In the Company of the Courtesan
I spent last fall living in Venice, which is less an ordinary city than a fantasy of bridges, domes, water, and light that has barely changed (in appearance, at least) since its glory days almost 500 years ago. Sarah Dunant's new historical novel, IN THE COMPANY OF THE COURTESAN, is set mostly in this cryptic and magical place, and reading it, for me, was a little like going back.
But the book is not strong on atmosphere alone. It left me quite convinced that every would-be historical novelist should first take a course in thriller-writing. Dunant's exceptionally intelligent, literate, sexy suspense novels preceded her forays into historical fiction, and the discipline of creating a swiftly moving narrative that develops and resolves on several levels seems to have carried over. Too many contributions to this newly trendy genre seem devoid of tension while bloated with the sort of period detail that serves to show off the writer's copious research rather than to advance the story. In contrast, THE BIRTH OF VENUS --- Dunant's first historical novel, set in 15th-century Florence --- and now IN THE COMPANY OF THE COURTESAN are lean, psychologically acute, richly imagined tales that evoke the Italian past with beauty and power.
The title makes this book sound like a bodice-ripper, but although there is noticeable erotic content --- the novel is an insider view of the business of high-end prostitution --- it is never gratuitous, and there is little romance in the conventional sense of the word. In fact, it really should have been called IN THE COMPANY OF THE DWARF, because the narrator (and the heart of the novel) is Bucino, a man brilliant in mind and afflicted in body, rather than the 21-year-old courtesan, Fiammetta Bianchini, whom he serves.
The story begins in Rome, where invading soldiers and Protestants (it is the dawn of the Reformation) are sacking the city; thanks to Fiammetta's wit and boldness, she and her dwarfish companion escape with their lives --- and a few large jewels --- to her birthplace, Venice. There they rebuild her "practice" with the help of the writer and sometime pornographer Pietro Aretino and a mysterious blind healer known as La Draga. The enterprise is threatened by Bucino's near-fatal illness, Fiammetta's unwise infatuation with a noble youth, and La Draga's unsuspected secret life --- but IN THE COMPANY OF THE COURTESAN, though it makes compelling reading, is not driven by events so much as by ideas (what a concept!) and characters, all of whom are outsiders (and I'm not even counting the Turk and the Jewish convert whom Bucino befriends: Venice, then and now, is nothing if not cosmopolitan).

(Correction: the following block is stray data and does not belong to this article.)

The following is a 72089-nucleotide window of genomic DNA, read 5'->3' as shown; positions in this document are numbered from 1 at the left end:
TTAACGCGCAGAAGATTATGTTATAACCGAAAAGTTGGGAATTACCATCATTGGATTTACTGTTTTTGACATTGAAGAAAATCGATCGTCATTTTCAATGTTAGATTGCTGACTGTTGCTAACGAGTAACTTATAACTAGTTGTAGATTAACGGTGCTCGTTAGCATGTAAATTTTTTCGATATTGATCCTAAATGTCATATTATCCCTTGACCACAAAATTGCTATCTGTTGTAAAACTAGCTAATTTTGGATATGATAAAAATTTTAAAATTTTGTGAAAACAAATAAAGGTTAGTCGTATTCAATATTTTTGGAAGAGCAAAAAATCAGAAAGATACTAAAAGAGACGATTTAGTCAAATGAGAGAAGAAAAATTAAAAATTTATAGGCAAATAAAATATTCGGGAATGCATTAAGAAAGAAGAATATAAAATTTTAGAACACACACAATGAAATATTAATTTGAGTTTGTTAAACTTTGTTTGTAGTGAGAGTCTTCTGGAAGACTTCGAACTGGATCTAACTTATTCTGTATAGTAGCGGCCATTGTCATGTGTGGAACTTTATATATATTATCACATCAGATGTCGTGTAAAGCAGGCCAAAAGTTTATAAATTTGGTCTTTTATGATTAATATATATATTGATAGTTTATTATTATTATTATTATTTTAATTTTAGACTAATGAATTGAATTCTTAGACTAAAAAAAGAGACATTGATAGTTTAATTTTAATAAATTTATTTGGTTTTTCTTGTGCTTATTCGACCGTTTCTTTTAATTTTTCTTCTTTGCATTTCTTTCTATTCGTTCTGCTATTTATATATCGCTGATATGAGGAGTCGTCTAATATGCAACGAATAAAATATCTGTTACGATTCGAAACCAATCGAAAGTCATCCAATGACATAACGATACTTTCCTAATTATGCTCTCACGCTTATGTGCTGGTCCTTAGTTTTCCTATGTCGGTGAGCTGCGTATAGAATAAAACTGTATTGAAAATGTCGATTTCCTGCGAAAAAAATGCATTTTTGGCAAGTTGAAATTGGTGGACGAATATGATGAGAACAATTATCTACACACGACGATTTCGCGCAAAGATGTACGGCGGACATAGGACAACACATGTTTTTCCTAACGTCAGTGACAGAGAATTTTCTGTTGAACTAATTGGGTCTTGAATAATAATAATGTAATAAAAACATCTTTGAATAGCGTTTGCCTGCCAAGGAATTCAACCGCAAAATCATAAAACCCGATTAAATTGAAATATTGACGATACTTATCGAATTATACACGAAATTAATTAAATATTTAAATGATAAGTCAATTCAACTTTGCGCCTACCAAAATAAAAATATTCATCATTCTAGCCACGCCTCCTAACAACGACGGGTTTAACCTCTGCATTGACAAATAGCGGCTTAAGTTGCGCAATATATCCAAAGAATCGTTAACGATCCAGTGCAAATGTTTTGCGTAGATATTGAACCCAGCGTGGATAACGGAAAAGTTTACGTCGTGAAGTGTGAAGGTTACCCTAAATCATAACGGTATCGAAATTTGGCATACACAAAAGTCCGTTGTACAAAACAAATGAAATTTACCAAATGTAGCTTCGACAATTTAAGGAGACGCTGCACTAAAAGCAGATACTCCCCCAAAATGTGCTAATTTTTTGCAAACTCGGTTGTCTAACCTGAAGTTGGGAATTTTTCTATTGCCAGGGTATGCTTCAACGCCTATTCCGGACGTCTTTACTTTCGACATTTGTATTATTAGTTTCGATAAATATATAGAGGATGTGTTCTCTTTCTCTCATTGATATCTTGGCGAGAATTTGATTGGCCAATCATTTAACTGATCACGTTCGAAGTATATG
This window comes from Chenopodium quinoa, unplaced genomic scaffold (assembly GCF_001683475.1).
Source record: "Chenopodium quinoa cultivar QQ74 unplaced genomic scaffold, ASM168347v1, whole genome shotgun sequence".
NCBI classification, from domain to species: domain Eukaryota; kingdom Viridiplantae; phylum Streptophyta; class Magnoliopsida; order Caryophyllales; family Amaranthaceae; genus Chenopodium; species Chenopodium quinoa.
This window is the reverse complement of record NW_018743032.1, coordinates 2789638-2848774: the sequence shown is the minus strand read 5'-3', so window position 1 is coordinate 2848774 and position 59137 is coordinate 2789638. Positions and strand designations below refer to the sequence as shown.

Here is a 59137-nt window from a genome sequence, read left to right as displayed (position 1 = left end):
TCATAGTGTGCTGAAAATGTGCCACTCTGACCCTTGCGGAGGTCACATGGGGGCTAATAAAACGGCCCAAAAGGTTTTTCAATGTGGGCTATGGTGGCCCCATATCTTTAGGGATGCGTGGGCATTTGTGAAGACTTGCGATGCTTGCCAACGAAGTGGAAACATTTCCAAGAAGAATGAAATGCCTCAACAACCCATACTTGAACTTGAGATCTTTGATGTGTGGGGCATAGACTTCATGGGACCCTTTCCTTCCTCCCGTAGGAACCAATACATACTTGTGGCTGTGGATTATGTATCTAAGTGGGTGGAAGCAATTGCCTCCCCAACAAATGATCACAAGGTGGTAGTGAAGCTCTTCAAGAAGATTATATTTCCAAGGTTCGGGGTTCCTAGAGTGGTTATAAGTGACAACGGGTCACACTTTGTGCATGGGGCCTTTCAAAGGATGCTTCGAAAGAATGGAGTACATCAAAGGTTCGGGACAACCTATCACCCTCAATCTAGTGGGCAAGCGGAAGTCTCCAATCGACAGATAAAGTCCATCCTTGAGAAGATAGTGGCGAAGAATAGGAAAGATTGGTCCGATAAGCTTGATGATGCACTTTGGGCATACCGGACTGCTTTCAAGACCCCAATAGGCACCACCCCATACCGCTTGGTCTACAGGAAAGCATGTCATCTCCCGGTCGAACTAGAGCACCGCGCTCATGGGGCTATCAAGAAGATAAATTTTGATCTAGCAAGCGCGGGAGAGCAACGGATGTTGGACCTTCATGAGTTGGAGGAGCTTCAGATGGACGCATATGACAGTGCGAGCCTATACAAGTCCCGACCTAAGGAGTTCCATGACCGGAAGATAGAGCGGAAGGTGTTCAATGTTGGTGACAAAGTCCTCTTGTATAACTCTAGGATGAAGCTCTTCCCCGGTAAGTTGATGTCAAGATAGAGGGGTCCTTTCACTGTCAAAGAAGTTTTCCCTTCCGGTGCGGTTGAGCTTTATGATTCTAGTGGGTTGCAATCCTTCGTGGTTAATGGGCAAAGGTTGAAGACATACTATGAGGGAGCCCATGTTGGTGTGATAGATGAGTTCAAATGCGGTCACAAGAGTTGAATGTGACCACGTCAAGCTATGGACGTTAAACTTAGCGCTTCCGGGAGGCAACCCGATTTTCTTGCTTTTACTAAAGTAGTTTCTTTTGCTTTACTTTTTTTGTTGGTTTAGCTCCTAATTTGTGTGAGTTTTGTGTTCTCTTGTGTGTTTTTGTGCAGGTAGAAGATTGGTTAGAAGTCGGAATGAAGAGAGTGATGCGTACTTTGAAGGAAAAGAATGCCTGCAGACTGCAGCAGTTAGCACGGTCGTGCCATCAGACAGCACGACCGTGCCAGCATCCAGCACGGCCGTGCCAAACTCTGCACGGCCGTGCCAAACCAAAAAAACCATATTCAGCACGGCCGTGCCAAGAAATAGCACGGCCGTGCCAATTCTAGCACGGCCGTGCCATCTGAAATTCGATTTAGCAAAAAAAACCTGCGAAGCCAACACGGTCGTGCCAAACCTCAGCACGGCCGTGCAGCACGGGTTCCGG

I don't mean to make IN THE COMPANY OF THE COURTESAN sound like hard going (it isn't), but it has real substance. Bucino's observations are often philosophical, sometimes sour, always smart. Here he is on the omnipresence of lust: "If there were not so many rules to hinder them, I think that men would look at women all the time. Once there is food enough in one's stomach what else is there to do in life?" His account of the courtesan as a sort of Renaissance entrepreneur shows Fiammetta's work (and his, as the watchdog, errand boy, entertainer, and financial manager of her household) to be a fascinating mix of theatricality and psychology. "Like most good courtesans," he writes, "she is adept at living with two sets of feelings: the ones she has and the ones she pretends to have to humour her clients. In this way she is often interested when she is bored, sweet when she is peeved, funny when she is sad and always ready to pull back the sheets to play when what she would most like to do is sleep alone in them." Trained to please others, Fiammetta is really not so different from the virtuous married woman of her time and (often) of ours --- neither is free to be herself.
And that is what draws her to Bucino and sustains their partnership, as she explains to Aretino. The writer is speculating (rudely) about why the dwarf is so attractive to women, and Fiammetta replies that she feels more comfortable with him than any other man: "Bucino has a way with women…because he enjoys their company.… He is not frightened of us, and he does not need to impress or possess us --- and you would be amazed, Pietro, how few men that is true of."
With its lively sexual politics, its dark ironies, and its exuberance, color and charm, IN THE COMPANY OF THE COURTESAN is one of the best historical novels I've read in years. This is a writer in command of her craft, start to finish. And, true to Dunant's background in suspense fiction, the book ends with a lovely, surprising twist that makes Fiammetta and Bucino's "company" look suspiciously like a real family. Brava.
Reviewed by Kathy Weissman on January 22, 2011